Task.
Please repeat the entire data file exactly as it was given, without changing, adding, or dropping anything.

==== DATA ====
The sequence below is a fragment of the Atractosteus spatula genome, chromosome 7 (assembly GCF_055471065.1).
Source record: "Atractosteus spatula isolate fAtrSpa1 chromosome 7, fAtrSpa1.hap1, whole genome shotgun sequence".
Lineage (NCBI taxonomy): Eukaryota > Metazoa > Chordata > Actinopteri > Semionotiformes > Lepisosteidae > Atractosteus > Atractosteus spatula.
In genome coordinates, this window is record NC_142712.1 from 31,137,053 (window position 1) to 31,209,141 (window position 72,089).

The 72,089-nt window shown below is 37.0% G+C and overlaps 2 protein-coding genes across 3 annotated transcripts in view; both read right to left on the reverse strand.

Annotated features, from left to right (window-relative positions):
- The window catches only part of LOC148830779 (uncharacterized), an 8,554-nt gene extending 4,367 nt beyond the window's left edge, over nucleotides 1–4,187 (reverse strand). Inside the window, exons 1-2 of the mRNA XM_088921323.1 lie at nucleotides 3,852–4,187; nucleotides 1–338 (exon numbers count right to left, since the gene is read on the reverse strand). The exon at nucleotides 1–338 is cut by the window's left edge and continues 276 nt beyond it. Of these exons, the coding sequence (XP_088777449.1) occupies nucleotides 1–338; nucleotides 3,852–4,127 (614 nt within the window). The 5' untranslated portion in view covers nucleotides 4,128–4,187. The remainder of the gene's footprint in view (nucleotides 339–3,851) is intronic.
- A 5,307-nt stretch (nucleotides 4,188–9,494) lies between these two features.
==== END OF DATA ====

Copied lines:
The sequence below is a fragment of the Atractosteus spatula genome, chromosome 7 (assembly GCF_055471065.1).
Source record: "Atractosteus spatula isolate fAtrSpa1 chromosome 7, fAtrSpa1.hap1, whole genome shotgun sequence".
Lineage (NCBI taxonomy): Eukaryota > Metazoa > Chordata > Actinopteri > Semionotiformes > Lepisosteidae > Atractosteus > Atractosteus spatula.
In genome coordinates, this window is record NC_142712.1 from 31,137,053 (window position 1) to 31,209,141 (window position 72,089).

The 72,089-nt window shown below is 37.0% G+C and overlaps 2 protein-coding genes across 3 annotated transcripts in view; both read right to left on the reverse strand.

Annotated features, from left to right (window-relative positions):
- The window catches only part of LOC148830779 (uncharacterized), an 8,554-nt gene extending 4,367 nt beyond the window's left edge, over nucleotides 1–4,187 (reverse strand). Inside the window, exons 1-2 of the mRNA XM_088921323.1 lie at nucleotides 3,852–4,187; nucleotides 1–338 (exon numbers count right to left, since the gene is read on the reverse strand). The exon at nucleotides 1–338 is cut by the window's left edge and continues 276 nt beyond it. Of these exons, the coding sequence (XP_088777449.1) occupies nucleotides 1–338; nucleotides 3,852–4,127 (614 nt within the window). The 5' untranslated portion in view covers nucleotides 4,128–4,187. The remainder of the gene's footprint in view (nucleotides 339–3,851) is intronic.
- A 5,307-nt stretch (nucleotides 4,188–9,494) lies between these two features.